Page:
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Old silver?

Posted by lindac (My Page) on
Sun, Feb 14, 10 at 16:09

Is this for real?

Here is a link that might be useful: marrow scoop?


Follow-Up Postings:

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RE: Old silver?

What part do you think is unreal:

Marrow scoops did exist. YOu scoop the marrow out of roasted bones and spread it on toast. It's quite good.


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RE: Old silver?

In the old days, only infants drank milk. So calcium in the diet came from other sources including marrow, a very nutritious food.


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RE: Old silver?

But, but.....$413!!!!

That marrow better taste good ~ lol.


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RE: Old silver?

I have a copy of an old catalog for this pattern &, yes, the marrow scoop is real. I'm not surprised the auction brought this much money - most American companies of this era didn't make this piece. I think it's maybe the first one I've ever seen.


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RE: Old silver?

Yes the price is for real, they are quite rare & silver collectors really like them. I have sold several Irish double ended marrow scoops over the years, for quite a bit more than that one.


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RE: Old silver?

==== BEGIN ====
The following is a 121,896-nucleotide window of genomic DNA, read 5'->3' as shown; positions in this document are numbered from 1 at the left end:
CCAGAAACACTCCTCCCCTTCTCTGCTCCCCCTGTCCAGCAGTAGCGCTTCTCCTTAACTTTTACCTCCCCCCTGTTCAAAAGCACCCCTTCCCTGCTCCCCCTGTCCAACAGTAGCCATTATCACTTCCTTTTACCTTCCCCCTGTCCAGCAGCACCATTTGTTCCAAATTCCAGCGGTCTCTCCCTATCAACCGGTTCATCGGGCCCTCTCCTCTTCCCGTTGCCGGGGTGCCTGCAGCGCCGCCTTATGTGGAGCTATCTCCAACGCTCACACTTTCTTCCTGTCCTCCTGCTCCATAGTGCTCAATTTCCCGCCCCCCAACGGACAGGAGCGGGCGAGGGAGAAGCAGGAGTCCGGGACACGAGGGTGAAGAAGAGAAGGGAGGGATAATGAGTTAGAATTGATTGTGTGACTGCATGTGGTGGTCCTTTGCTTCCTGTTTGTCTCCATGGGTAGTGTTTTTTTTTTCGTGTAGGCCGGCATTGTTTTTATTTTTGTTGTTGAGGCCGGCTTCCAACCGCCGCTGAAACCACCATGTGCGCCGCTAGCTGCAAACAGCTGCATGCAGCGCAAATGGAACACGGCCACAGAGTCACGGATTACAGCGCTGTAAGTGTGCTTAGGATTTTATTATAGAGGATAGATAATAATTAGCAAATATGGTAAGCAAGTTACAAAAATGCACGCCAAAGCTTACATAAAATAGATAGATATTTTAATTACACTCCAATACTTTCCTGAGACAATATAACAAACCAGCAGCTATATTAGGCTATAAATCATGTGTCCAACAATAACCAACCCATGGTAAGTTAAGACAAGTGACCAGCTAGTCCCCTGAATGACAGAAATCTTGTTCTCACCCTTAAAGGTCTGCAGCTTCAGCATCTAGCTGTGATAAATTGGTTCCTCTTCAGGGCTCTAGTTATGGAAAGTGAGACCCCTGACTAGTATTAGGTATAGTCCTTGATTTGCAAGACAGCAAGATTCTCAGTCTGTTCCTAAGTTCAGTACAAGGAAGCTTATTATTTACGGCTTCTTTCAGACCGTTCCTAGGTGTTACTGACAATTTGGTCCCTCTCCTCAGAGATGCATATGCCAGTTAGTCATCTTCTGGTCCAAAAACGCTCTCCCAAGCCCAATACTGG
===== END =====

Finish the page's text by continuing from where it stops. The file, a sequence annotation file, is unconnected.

A bone marrow scoop would command a much higher price than other pieces because of its rarity. It was a useful item that was relatively rare. Not many folks bought these. I recall my mother using a spoon handle to dig the marrow out of large bones.

A marrow scoop has little use today with the majority of people buying their meats from the counter in a store. It was needed when folks prepared and cooked (at home) large boned animals such as hogs, beef, sheep, and deer.


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RE: Old silver?

I've seen marrow scoops but never in a "pattern" and never one so recent....
Would have loved to had bought it...butt hat $00 will buy many other things...
Hester thanks for the info....that is my daughter's pattern....so I will take pictures of a couple of things she has and ask your opinion....when I get back from Florida.
Linda C


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RE: Old silver?

Shocking price for one that's only a little over 100 years old, and stamped out of a mechanical press at that. Goodness. I have hand-wrought marrow scoops from the 18th c., more than twice the age of that, by famous makers, which are not priced much higher than that. So, no, I can't see why such a recent scoop would be fetching that price.

Also, marrow was a delicacy at some tables, hence the pretty sterling scoops. A utilitarian object used in the kitchen isn't likely to be sterling.


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